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It's nonnegotiable

The tradition of Scottish Gaelic: Keeping the language alive

Calum Ferguson felt his Gaelic slipping once he left school.

Born in Inverness, Scotland, Ferguson’s ancestry was intertwined with the language — his full Gaelic name being Calum McFhearghais — though his parents didn’t know it very well. They wanted their son to keep the tradition alive with their bloodline, so they sent him to a Gaelic school.

Calum Ferguson poses for a portrait under a bridge near the West End of Glasgow, Scotland, on Wednesday, March 9, 2022. Ferguson can speak Gaelic, the native language of the Scots. ~ photo by Jeremiah Hassel

But Ferguson said Gaelic isn’t spoken very casually — outside of the classroom and workplace, it starts to fade without regular practice. So, he’s working to ingrain the language into his everyday life and share it with those around him.

“When people think of Scottish culture, they think of Gaelic culture.”


Gaelic is one of Scotland’s traditional languages that developed from its Irish counterpart over 1500 years ago. At the time, it was the most widely spoken language throughout the entire country, though it primarily took hold in the northwest — the home of Inverness.

The Highland Clearances in the 18th century forced the people out of their homes in the highlands — the country’s north — as a result of English rule. As the people dispersed, so did the language. Additionally, a law was enacted in the 18th century that banned use of the language.

As of the 2011 national Census, only 0.5% of adults speak the language regularly at home. In the Highlands, where Inverness is located, only 5.4% of people speak Gaelic — which includes Ferguson.

He lives in Glasgow now, though, where Gaelic is even less common.

Today, Gaelic medium schools — education programs that are taught through the Gaelic language — are popping up throughout the country outside of the Highlands as a part of a revitalization of the language.

The Glasgow Gaelic School opened in 2006, and Ferguson said it has a five-year waitlist to attend. A new Gaelic medium school recently opened in Edinburgh as well in 2013. Sixty primary schools now make Gaelic education available to almost half of Scottish communities.

Kathleen Reddy, a lecturer in Celtic and Gaelic languages at the University of Glasgow, said parents send their children to Gaelic medium schools to offer them a chance to learn their own home language or give them a chance to carry on a tradition they may have missed out on. For others, Reddy said there’s a benefit of simply learning a second language.

“There’s usually more demand for spaces than there are children starting school,” she said.

The University of Glasgow offers several educational opportunities for Gaelic language studies. ~ photo by Jade Campos

At the university level, Reddy said students come in with varying degrees of experience with Gaelic. She teaches a Gaelic immersion program that is meant for people looking to be fluent in the language. Through the program, students have the opportunity to travel to the Highlands where they’ll spend several months speaking the language in their everyday lives.

She said it may be because the “oppressive” mindset that Gaelic isn’t worth learning in Scottish society has mostly vanished.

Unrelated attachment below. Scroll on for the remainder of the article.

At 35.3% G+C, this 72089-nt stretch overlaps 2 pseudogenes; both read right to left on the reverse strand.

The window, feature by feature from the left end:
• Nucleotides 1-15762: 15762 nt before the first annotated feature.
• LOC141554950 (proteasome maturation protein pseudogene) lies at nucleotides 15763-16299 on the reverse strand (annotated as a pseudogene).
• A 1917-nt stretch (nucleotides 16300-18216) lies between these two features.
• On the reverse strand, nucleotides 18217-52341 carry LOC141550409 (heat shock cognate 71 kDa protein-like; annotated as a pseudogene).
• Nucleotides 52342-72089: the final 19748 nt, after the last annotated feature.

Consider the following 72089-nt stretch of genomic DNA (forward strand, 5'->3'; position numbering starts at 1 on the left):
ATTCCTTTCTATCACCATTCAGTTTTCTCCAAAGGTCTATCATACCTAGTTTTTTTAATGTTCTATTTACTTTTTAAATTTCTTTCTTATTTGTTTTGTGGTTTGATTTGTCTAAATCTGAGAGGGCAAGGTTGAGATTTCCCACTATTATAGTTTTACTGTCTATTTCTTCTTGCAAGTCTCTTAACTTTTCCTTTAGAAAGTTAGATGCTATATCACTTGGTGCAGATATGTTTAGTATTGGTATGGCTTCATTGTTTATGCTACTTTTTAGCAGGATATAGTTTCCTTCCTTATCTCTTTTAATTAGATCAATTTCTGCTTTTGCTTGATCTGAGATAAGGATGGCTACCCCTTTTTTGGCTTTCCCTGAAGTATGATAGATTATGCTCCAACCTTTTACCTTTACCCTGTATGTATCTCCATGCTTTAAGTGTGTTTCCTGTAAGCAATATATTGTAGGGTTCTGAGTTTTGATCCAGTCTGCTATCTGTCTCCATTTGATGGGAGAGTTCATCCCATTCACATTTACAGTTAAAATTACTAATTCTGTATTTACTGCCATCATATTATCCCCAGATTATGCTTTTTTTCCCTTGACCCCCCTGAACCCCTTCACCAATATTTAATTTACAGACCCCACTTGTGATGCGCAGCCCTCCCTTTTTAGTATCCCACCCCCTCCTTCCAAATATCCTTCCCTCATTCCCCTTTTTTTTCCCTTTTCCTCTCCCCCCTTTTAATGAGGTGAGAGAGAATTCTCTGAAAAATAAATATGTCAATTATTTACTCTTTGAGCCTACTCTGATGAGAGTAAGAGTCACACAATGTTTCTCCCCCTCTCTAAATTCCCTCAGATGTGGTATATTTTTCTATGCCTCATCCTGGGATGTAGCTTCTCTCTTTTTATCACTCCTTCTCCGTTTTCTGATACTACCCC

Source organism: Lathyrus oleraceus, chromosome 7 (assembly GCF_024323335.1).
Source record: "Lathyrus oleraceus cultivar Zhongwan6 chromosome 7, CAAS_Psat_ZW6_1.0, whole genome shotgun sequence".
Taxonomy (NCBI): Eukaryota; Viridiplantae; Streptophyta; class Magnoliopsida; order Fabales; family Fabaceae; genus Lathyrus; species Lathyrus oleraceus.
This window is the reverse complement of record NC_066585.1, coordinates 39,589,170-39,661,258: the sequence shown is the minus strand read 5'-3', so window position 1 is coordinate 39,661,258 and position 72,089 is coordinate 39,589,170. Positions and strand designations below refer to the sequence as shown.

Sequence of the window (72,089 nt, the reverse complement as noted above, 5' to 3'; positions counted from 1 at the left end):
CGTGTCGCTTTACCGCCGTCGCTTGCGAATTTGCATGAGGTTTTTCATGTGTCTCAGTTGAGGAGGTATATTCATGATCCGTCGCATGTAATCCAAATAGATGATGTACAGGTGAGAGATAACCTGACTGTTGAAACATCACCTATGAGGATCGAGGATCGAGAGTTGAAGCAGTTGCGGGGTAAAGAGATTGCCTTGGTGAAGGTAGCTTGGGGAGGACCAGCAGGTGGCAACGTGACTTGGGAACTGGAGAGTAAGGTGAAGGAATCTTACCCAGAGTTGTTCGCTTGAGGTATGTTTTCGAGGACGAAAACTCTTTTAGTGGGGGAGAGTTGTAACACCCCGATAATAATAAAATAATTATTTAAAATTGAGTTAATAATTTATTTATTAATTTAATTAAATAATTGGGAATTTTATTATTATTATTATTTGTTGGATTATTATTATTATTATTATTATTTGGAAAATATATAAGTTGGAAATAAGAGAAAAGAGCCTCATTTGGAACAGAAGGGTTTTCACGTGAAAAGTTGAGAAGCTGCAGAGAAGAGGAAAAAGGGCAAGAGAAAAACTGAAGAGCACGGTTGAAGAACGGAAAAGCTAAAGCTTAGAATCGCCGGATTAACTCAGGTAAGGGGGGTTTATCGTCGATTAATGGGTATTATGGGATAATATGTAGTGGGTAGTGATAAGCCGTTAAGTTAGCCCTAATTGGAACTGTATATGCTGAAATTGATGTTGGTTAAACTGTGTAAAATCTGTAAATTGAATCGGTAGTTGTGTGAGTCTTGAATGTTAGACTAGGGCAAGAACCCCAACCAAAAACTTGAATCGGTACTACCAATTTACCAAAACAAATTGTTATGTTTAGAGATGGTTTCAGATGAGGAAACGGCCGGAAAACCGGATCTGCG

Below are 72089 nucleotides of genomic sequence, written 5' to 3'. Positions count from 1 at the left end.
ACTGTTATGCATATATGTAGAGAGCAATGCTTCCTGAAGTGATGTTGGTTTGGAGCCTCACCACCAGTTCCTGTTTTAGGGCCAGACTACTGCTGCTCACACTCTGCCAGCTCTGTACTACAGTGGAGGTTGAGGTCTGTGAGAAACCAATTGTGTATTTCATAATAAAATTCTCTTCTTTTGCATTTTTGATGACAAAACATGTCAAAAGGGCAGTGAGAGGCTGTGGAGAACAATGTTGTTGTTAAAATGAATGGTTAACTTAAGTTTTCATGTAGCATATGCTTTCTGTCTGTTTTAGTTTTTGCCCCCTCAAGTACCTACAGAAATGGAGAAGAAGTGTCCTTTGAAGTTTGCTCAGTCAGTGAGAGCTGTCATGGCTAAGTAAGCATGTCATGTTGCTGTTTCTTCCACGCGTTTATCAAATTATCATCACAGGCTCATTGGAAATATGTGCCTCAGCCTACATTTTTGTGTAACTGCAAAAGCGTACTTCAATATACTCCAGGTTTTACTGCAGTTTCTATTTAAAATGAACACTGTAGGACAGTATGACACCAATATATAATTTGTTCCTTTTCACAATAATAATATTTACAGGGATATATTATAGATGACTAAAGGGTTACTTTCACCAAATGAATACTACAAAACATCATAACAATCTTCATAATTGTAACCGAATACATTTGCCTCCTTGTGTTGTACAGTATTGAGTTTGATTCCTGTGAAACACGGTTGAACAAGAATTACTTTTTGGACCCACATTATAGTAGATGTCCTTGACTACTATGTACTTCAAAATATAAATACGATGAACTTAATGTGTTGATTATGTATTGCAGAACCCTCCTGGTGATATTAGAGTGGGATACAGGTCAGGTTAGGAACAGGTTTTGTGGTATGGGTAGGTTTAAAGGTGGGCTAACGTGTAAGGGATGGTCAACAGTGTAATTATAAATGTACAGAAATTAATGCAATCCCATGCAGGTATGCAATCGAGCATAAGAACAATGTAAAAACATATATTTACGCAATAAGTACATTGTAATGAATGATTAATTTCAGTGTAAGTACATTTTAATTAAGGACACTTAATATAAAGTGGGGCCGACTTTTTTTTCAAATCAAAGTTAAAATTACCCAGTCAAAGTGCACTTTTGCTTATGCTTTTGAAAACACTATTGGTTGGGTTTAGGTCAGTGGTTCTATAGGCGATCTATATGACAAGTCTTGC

Ferguson said Gaelic medium schools are a “massive step in the right direction,” though he frets that the underpinnings of Gaelic aren’t being taught.

“A language is words at the end of the day, and it’s the principles and values and sense of community that make it important.”

The English translation

Education is one thing. Taking it beyond the classroom can prove difficult.

Reddy said the growing population of Gaelic medium schools and the mounting waitlist to attend the schools is a “good thing” but it’s not “the silver bullet” to fully revitalize the language. Instead, she said it must be passed down intergenerationally.

Reddy, who grew up in Canada where there is a small population of Scottish Gaelic speakers, said she’s sad she didn’t grow up speaking the language but is glad to share it with others who are eager to learn.

“It’s not just a language… The language is just a bigger thing in the culture, the history, the music, the stories, the songs. It all comes together,” she said. “The opportunity to pass on what I learn to others, it’s really quite a privilege.”

For Ferguson, it’s a chance to keep a part of his own ancestry alive after it came close to fading away from himself. In 2016, Ferguson, who is a professional football player, said an injury gave him the opportunity to brush up on his skills.

Since the pandemic, he tries to share his passion for Gaelic with every person he meets.

Ferguson merged his two loves into one through FC Sonas in order to make Gaelic “cool” again. FC Sonas is a Scottish Gaelic football service that began in 2020. Its main goal is to connect people with football and Gaelic and help them grow in both through a “fun, natural” setting.

“A lot of the stigma that Gaelic receives is that it’s an old language. It’s a dead language. It’s not cool. It’s not trendy… football makes it cool.”

Ferguson said he’s grown a “wee bit of a reputation” for trying to convert his team members and friends to Gaelic…and someday, his own descendants. He is set on ensuring his future children are fluent.

“At the end of the day, if you don’t pass it on, it finishes with you. If you’re lucky enough to have a knowledge of a language, it’s something that I’d like to use in a family environment,” he said. “Whatever unfortunate woman finds herself in that situation, it’s a nonnegotiable for me.”

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